Helping lab professionals GoMolecular.

Spread the Word

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In this article:

  • What, why and how to communicate to your hospital community
  • See how one lab director spread the word about PTLD
  • How to measure success
 
 

 

So your molecular lab has been up and running for a while now. Things are humming along, but your hospital community is not carrying the same tune. Maybe they are not utilizing your services as much as you expected, or the physicians just aren’t aware of the latest and greatest tests that you have to offer. Ongoing communications is a great way to educate your audience, build relationships, and promote your lab.

The most common ways to communicate with an internal audience is via newsletter, e-newsletter and/or website. Through these vehicles you can keep your physician community up to speed on many items, such as:

   New testing options
   • Changes in results reporting
   • Specimen handling recommendations
   • New employees and promotions
   • Meeting announcements
   • Industry news and trends

Beyond simple communications, promoting your lab and building relationships are best done in person. Host meetings, participate in grand rounds, or even invite physicians to the lab for a tour. Sometimes your best advocates can be trainees, in clinical pathology for instance, who rotate through the lab as ambassadors and spread the knowledge that they pick up in the lab.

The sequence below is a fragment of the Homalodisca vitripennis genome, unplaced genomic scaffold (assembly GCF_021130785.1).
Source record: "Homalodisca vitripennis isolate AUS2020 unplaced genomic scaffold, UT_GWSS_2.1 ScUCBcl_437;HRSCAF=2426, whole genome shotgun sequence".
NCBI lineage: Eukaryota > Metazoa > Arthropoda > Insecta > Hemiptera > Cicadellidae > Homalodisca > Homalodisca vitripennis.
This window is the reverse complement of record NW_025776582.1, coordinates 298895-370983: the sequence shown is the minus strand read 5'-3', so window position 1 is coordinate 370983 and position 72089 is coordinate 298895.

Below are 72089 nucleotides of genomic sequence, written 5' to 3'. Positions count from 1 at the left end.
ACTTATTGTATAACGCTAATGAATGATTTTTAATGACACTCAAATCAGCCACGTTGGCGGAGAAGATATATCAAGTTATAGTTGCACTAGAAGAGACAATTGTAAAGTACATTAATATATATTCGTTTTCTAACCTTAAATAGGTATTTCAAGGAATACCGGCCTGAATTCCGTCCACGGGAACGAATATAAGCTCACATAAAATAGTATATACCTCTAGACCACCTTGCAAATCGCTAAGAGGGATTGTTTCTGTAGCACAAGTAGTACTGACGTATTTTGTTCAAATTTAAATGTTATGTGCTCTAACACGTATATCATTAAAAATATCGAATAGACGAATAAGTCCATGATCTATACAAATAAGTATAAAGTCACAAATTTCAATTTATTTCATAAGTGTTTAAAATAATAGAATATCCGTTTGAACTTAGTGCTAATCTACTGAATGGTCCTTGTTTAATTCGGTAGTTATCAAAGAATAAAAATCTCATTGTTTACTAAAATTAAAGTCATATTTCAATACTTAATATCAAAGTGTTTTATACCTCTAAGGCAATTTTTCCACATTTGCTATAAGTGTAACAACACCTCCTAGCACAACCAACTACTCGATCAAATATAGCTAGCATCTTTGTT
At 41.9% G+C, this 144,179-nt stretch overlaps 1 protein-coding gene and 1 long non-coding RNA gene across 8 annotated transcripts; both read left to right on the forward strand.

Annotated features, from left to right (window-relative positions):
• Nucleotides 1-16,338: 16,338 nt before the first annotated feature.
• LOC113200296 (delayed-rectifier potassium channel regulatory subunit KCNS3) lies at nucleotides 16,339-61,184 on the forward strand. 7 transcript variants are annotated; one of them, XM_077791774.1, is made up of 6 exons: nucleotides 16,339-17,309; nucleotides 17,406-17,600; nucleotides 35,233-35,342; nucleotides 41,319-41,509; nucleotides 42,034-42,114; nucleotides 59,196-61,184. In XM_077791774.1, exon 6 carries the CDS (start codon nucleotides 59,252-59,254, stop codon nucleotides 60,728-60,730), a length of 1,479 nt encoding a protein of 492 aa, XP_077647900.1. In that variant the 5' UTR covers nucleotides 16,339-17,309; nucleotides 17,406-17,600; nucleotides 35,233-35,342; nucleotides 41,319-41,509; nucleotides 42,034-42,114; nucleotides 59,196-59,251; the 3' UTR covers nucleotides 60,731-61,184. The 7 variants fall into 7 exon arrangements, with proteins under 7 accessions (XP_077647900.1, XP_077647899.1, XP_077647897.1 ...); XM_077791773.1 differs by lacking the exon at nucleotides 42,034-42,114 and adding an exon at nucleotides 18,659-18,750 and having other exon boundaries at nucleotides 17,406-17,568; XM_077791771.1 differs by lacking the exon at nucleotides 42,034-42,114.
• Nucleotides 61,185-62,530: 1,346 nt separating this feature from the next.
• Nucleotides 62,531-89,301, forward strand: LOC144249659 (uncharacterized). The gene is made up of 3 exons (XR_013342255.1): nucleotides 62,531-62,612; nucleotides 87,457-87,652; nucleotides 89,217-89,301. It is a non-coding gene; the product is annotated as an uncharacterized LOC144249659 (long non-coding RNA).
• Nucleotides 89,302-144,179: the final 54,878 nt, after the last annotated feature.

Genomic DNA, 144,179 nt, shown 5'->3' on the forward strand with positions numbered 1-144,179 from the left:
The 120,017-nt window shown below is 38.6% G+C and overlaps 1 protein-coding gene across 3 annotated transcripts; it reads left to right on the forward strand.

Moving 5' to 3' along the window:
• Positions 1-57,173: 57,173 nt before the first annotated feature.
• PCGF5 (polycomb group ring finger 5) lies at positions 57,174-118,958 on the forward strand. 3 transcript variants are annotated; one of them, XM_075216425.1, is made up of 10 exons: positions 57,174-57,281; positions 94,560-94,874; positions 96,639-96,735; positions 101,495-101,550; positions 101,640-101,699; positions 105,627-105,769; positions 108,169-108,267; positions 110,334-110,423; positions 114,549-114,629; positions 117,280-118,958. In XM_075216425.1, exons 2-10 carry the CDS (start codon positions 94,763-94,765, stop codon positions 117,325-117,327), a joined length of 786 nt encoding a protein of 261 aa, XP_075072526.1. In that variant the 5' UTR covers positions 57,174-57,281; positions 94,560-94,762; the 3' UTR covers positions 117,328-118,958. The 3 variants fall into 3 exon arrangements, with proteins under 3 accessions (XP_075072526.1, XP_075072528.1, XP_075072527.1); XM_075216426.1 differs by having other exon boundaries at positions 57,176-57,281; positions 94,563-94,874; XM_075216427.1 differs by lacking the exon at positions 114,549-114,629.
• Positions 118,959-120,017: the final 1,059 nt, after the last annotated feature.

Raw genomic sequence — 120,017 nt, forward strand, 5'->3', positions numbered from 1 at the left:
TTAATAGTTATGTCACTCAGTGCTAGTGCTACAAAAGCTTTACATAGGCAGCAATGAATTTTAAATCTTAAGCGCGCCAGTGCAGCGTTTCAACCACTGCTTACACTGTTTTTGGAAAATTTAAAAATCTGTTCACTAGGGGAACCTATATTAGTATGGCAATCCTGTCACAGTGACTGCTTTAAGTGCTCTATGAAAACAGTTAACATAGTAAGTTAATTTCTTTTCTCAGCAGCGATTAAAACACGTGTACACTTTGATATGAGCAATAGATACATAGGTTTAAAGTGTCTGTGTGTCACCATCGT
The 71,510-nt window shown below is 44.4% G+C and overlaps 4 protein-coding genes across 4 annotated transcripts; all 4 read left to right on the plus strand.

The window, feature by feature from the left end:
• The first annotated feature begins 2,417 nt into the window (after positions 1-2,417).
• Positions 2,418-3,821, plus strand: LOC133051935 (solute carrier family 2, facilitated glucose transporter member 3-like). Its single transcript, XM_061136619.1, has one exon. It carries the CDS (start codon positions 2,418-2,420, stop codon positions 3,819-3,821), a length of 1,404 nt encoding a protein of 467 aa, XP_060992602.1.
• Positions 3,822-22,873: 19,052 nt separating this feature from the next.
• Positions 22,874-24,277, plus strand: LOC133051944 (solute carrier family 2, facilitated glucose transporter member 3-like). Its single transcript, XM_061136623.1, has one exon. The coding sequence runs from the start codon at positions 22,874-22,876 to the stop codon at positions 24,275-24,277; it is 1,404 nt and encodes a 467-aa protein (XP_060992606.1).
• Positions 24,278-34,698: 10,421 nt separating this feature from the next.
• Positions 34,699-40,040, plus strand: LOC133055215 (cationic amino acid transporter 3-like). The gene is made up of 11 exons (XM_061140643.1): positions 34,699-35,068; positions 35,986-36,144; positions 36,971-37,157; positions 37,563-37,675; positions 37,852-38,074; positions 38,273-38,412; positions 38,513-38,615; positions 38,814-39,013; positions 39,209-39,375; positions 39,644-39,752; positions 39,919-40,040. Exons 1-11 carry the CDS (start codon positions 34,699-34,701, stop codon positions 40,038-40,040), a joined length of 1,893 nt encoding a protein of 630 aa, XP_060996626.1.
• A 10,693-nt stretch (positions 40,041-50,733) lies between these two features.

It is especially important to train and communicate with physicians when your lab begins offering a new test. Gregory A. Storch, MD, Director of the Virology Laboratory at St. Louis Children’s Hospital, recalls a time when they started testing to monitor for post-transplantation lymphoproliferative disorder, also known as PTLD, and Epstein-Barr Virus DNA levels in blood.

“We brought testing in and it affected all the transplant teams. We sent out materials in advance, but also had communication with key physicians and specific teams in person,” said Dr. Storch. “Between the adult and children’s hospitals, there were 10 teams, including stem cell, lung, liver, heart and kidney teams. Different teams chose to utilize the testing in different ways, or not at all, depending on the level of risk of PTLD for their own patient population. We watched levels and kept them from getting too high. We believe that this has prevented PTLD from occurring in many cases. In other cases, it has allowed prompt therapy in new onset cases, sometimes allowing the patient to avoid having to receive very toxic chemotherapy.”

How do you measure success in your communications efforts? According to Dr. Storch, success comes when the test is being ordered. “If a new test is not being ordered, then either it wasn’t needed or the information hasn’t reached the right physicians.”